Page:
"Everybody wants to own the end of the world"
Synopsis of Zero K by Don DeLillo: Jeffrey Lockhart's father, Ross, is a billionaire in his sixties, with a younger wife, Artis Martineau, whose health is failing. Ross is the primary investor in a remote and secret compound where death is exquisitely controlled and bodies are preserved until a future time when biomedical advances and new technologies can return them to a life of transcendent promise. Jeff joins Ross and Artis at the compound to say "an uncertain farewell" to her as she surrenders her body. "We are born without choosing to be. Should we have to die in the same manner? Isn't it a human glory to refuse to accept a certain fate?" These are the questions that haunt the novel and its memorable characters, and it is Ross Lockhart, most particularly, who feels a deep need to enter another dimension and awake to a new world. For his son, this is indefensible. Jeff, the book's narrator, is committed to living, to experiencing "the mingled astonishments of our time, here, on earth." Don DeLillo's seductive, spectacularly observed and brilliant new novel weighs the darkness of the world-terrorism, floods, fires, famine, plague-against the beauty and humanity of everyday life; love, awe, "the intimate touch of earth and sun."
My two centsHave you read anything by DeLillo? I've heard anything from "I love him-you should read him" and to the extreme "His-book-almost-killed-me" variety that can you blame me that I'm a little intimidated as a DeLillo newbie?
I really should get a handle on myself: stop listening to what others say. Starting this novel, I got slightly queasy because it is rather creepy with its overwhelming fixation on death ... and actually having a direct say on one's own death, and, even scarier, challenging the world's fatalistic attitude towards death. The beginning "Everybody want to own the end of the world" was a dead giveaway.
The story revolves around Jeffrey Lockhart, who we chance upon is in the middle of monumental family decision: he has been called by his father to bear witness to his ailing stepmother's "death." But it's not an ordinary "death," it is a decision borne out of the desire to preserve her body until the time that medicine would be able to bring her back, cured and in perfect health. All this happens within a supersecret facility somewhere in Russia, which houses state-of-the-art medical technology amidst an almost cultic movement focused on the future of humanity.
The facility is funded by Jeffrey's billionaire father, Ross. A strong believer in the goal of the facility to play the crucial role of taking death into our own hands, so-to-speak, Ross realizes that there is little left for him to live for with Artis's death. He decides that he should "go with her," in other words, willingly succumb to what the book has called a state of "Zero K" which despite him not having any illness, allows his body to be preserved and to be awoken at the same time as Artis.
It is in Ross's decision where contradictory beliefs of father and son come to fore, and underscore the entire debate of man's control over death.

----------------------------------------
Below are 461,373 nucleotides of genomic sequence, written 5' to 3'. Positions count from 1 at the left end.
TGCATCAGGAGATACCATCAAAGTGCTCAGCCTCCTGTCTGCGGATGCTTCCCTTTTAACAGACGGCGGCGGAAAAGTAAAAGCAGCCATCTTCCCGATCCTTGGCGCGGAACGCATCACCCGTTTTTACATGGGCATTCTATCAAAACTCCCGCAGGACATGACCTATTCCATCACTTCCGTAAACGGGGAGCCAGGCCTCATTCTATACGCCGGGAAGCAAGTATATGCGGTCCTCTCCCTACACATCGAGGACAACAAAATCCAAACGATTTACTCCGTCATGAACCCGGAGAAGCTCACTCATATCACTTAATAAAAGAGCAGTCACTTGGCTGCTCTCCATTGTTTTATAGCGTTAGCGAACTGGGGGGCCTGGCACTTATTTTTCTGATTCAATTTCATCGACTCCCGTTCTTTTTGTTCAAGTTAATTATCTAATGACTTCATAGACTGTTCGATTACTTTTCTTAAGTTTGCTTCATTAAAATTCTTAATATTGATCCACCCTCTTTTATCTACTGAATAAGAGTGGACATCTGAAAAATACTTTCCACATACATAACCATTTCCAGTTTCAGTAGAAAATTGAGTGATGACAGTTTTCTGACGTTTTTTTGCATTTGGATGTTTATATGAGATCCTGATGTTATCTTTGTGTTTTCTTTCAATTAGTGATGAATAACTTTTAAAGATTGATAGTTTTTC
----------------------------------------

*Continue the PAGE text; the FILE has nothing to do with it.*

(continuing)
"Isn't death a blessing? Doesn't it define the value of our lives, minute to minute, year to year?" (- p. 69, ARC, page may change)
There are many philosophical and even theological questions the book asks the reader to consider, to look beyond our small selves in the context of human history. Consider:
"Do we see ourselves living outside time, outside history?" [..] "Hopes and dreams of the future often fail to account for the complexity of life as it exists on this planet. We understand that. The hungry, the homeless, the besieged, the warring factions and religions and sects and nations. The crushed economies. The wild surges of weather. Can we be impervious to terrorism? Can we ward off threats of cyber-attack? Will we be able to remain truly self-sufficient here?" (p. 65, ARC, page may change)
What makes this book even moreso intense are the images of life, death and transcendence that it so skillfully paints: a solitary, stationary figure in the midst of a ever-moving bustling city, a herd of frenzied, scared people crushing onward to who knows what, anguished faces and tortured bodies of self-immolants.
While I think there is a lot of big ideas floating about, the book is firmly grounded in the opposing views of the father and son making me feel much more connected to the whole dilemma. Otherwise, I honestly may have gotten lost in the concepts! There are plenty of gems hidden in this one and I suspect depending on what your own inclinations or interests are, you will respond in some way, especially with DeLillo's writing with its simple, descriptive and evocative quality.
I can't claim to fully grasp this book but it is enough for me want to look up more of DeLillo's work.
VerdictLife is finite. Humanity wants to and has the power to extend it indefinitely. Despite all these big questions and concepts talked about, the dilemma is real for Jeffrey, Ross and Artis. Read this chilling speculative piece and ponder about your own stand on life and death.
Note: An ARC was provided to me by the publisher for honest review consideration.